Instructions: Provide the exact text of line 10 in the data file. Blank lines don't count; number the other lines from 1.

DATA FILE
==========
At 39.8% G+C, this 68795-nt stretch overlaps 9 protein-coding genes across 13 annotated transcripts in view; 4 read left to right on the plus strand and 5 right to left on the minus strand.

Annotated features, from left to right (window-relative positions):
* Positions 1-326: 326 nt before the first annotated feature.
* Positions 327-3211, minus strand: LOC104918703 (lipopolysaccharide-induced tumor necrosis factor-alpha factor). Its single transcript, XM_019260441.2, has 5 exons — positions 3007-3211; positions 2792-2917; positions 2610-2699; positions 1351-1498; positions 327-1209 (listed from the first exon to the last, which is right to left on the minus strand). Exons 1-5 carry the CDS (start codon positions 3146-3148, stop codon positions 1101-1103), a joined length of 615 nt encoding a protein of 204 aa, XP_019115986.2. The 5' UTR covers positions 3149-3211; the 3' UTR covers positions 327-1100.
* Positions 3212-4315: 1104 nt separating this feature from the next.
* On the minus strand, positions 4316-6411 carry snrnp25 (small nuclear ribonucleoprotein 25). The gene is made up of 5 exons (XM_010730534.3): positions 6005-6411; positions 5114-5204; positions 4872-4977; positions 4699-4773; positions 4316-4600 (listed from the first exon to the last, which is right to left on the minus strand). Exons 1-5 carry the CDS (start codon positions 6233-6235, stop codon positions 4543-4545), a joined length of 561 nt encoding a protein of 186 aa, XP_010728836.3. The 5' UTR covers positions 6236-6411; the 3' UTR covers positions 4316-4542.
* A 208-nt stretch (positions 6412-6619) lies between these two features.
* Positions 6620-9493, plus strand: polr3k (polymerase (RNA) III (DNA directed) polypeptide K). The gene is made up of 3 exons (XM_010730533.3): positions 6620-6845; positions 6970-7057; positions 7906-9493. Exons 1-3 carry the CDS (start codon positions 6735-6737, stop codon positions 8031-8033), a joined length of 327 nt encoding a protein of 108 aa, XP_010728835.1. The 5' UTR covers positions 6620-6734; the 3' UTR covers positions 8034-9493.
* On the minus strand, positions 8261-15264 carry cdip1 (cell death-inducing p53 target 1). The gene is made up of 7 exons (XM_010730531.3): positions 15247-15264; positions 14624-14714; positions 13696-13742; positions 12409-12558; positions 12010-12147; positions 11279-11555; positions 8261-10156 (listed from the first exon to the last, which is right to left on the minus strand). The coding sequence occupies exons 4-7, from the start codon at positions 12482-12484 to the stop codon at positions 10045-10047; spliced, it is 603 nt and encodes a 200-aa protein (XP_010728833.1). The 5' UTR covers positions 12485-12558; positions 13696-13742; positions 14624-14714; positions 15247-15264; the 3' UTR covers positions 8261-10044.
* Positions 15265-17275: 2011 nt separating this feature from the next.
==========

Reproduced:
* Positions 15265-17275: 2011 nt separating this feature from the next.